United States Judo Federation

National Coach Certification Program

Weight Management

Excerpts...

“Coach, is there anything special I should be taking before competing?  What do you mean?  Oh, like vitamins or supplements, Gatorade, things like that. I’ve been cutting weight like mad and it seems like it’s taking a toll on me. Now Bernard, didn’t we say that if you were going to try to cut weight you would have to take and read one of the handout sheets before doing so.  You know there are some guidelines you should be following. Oh yeah, I forgot.

Does this sound like a conversation you may have had with your coach concerning weight-management issues?  If it isn’t, it should have been. One of the least understood areas of training is that of nutrition and competition.  That’s because most judo coaches are converted judo instructors trying to fill a void in their coaching staff. Judo instructors deal mainly with judo technique and character development. Judo coaches deal with competition and getting their competitors to win and that can include knowing how to best support nutritional requirements for their athletes in competition.  Included in this chapter are a few guidelines that judo coaches can use for weight management.

Query

  • What special foods if any should or shouldn’t be eaten?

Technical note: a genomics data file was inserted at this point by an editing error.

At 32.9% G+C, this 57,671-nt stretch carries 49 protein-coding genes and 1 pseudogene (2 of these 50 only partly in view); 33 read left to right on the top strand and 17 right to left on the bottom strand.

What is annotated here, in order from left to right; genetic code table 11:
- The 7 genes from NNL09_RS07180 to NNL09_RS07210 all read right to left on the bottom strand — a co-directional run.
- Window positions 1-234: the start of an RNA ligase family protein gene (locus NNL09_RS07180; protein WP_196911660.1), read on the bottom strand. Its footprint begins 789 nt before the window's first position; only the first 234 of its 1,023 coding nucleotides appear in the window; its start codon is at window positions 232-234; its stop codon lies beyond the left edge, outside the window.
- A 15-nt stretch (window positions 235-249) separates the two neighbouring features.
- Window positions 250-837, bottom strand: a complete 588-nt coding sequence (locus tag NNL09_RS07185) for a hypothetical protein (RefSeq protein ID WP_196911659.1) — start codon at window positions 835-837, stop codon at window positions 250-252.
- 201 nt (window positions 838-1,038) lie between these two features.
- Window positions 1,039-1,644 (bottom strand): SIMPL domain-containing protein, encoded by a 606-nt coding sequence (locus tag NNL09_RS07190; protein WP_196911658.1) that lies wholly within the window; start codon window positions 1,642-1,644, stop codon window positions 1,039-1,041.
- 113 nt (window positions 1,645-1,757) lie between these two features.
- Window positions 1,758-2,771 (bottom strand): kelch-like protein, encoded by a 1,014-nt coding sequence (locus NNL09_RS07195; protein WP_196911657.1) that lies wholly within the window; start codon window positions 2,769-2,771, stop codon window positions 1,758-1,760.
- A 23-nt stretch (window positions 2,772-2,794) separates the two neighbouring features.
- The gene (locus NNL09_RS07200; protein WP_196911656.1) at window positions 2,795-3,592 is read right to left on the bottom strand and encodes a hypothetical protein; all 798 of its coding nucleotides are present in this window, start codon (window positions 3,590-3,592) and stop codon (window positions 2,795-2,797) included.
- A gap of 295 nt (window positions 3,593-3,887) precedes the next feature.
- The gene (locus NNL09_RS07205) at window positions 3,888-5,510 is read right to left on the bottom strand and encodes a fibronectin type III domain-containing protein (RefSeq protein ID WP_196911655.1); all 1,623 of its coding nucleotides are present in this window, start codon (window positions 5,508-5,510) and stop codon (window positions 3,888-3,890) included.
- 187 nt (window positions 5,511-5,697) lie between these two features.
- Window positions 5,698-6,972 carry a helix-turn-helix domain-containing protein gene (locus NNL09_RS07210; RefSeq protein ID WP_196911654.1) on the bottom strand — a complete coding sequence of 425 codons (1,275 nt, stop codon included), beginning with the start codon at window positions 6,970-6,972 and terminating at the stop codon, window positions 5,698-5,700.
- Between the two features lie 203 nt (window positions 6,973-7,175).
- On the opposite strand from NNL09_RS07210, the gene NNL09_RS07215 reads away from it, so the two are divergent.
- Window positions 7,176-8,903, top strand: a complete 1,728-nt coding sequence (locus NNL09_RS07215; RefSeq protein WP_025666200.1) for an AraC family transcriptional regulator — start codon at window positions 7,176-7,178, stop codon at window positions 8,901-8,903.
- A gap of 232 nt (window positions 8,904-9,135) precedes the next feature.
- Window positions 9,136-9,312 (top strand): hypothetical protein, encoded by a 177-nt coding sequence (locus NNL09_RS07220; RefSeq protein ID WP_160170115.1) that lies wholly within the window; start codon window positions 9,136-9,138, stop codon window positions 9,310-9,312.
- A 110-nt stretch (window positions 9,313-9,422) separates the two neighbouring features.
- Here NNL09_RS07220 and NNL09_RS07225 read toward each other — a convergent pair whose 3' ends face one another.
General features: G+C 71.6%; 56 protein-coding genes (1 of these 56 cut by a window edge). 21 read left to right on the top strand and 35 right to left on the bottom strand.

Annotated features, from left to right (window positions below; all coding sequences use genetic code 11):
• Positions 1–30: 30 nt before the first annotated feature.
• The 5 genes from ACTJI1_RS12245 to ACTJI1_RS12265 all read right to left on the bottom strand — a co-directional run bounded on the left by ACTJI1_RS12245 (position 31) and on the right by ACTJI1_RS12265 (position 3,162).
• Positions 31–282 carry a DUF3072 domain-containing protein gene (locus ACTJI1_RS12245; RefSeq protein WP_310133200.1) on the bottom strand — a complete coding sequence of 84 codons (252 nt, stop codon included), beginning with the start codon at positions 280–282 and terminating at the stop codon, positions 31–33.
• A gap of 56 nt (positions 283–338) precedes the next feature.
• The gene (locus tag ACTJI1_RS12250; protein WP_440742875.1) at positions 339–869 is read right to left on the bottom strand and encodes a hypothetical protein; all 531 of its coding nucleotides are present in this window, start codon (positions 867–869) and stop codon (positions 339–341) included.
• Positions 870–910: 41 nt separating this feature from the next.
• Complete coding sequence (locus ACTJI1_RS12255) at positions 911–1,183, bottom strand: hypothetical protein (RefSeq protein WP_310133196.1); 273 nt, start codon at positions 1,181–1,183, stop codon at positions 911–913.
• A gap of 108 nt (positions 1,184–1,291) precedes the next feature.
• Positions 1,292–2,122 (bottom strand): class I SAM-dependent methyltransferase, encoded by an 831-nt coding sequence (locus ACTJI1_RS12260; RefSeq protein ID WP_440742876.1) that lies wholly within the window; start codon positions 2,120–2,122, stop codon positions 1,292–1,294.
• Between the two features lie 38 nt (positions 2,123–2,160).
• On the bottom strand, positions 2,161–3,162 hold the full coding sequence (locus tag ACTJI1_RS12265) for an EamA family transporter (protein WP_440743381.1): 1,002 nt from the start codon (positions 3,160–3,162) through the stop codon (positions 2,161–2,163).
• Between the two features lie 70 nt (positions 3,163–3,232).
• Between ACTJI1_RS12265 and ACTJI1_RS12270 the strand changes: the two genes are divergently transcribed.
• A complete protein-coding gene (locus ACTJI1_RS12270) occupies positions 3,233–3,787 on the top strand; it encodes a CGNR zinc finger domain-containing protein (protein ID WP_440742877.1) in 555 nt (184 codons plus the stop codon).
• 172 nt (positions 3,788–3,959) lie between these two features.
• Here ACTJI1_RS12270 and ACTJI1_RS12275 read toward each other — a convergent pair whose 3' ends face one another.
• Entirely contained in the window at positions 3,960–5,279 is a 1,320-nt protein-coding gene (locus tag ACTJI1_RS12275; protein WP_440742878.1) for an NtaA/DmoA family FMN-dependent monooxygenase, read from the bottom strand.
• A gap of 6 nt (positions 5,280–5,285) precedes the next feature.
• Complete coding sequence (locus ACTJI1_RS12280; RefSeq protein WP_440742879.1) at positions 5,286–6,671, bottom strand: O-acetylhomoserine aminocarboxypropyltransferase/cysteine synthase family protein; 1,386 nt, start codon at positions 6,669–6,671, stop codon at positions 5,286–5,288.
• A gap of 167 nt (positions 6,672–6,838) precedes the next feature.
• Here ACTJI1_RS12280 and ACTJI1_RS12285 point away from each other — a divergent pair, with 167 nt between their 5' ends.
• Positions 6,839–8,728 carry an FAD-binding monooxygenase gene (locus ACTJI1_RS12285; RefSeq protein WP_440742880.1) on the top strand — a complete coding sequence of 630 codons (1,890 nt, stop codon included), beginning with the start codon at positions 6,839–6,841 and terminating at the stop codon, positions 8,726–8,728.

• What is BMI?
  • What is meant by a balanced diet and what’s the food pyramid?
  • How many calories do I need to consume?
  • How about extra vitamins?
  • Will ergogenic aids help performance?
  • How long before competition should I eat?
  • What precautions should I be aware of in cutting weight?
  • How fast can I get the weight off without injuring myself?
  • What about hydration and rehydration?
  • What of heat stroke and hypothermia?
  • What about age and gender?
  • What of issues of anorexia and bulimia nervosa?

It is within the nature of athletes to try and maximize their chances of winning. Some wittingly some unwittingly taking banned substances in order to optimize the chances of winning. These substances may be illicit drugs, amphetamines, steroids, or even prescription drugs to over the counter drugs banned by the International Olympic Committee. Yes, over the counter substances banned by the IOC (International Olympic Committee). Not to many years ago an athlete unknowingly took a cold medication that showed up in a drug test and eliminated him from the Olympic Trials. In another instance an athlete went so far as to train at high altitude where his blood was able to gain a higher level of oxygen content, extracted it, and re-infused himself with that blood just prior to competing and won. This win at all cost mentality has also influenced athletes trying to do their best to work within the rules.

 

Hayward Nishioka, 8th Degree Black Belt

Judo, HEART and SOUL

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